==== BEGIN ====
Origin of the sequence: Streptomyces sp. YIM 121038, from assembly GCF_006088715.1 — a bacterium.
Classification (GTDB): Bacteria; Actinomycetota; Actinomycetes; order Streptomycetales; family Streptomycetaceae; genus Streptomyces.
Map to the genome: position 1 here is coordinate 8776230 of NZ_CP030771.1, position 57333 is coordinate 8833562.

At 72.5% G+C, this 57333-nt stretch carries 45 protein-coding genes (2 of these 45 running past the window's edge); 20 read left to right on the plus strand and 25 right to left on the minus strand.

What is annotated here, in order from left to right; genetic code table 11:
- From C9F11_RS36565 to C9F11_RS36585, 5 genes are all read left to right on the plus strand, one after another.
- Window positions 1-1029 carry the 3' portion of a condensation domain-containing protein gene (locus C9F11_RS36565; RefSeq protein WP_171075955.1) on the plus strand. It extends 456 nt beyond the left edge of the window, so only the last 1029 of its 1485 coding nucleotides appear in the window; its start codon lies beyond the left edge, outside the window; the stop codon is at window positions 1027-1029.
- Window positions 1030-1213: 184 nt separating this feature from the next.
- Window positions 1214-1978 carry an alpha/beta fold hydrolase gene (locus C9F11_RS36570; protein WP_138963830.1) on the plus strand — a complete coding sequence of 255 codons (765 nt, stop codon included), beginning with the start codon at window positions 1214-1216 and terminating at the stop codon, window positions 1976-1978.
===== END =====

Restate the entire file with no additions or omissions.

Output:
Origin of the sequence: Streptomyces sp. YIM 121038, from assembly GCF_006088715.1 — a bacterium.
Classification (GTDB): Bacteria; Actinomycetota; Actinomycetes; order Streptomycetales; family Streptomycetaceae; genus Streptomyces.
Map to the genome: position 1 here is coordinate 8776230 of NZ_CP030771.1, position 57333 is coordinate 8833562.

At 72.5% G+C, this 57333-nt stretch carries 45 protein-coding genes (2 of these 45 running past the window's edge); 20 read left to right on the plus strand and 25 right to left on the minus strand.

What is annotated here, in order from left to right; genetic code table 11:
- From C9F11_RS36565 to C9F11_RS36585, 5 genes are all read left to right on the plus strand, one after another.
- Window positions 1-1029 carry the 3' portion of a condensation domain-containing protein gene (locus C9F11_RS36565; RefSeq protein WP_171075955.1) on the plus strand. It extends 456 nt beyond the left edge of the window, so only the last 1029 of its 1485 coding nucleotides appear in the window; its start codon lies beyond the left edge, outside the window; the stop codon is at window positions 1027-1029.
- Window positions 1030-1213: 184 nt separating this feature from the next.
- Window positions 1214-1978 carry an alpha/beta fold hydrolase gene (locus C9F11_RS36570; protein WP_138963830.1) on the plus strand — a complete coding sequence of 255 codons (765 nt, stop codon included), beginning with the start codon at window positions 1214-1216 and terminating at the stop codon, window positions 1976-1978.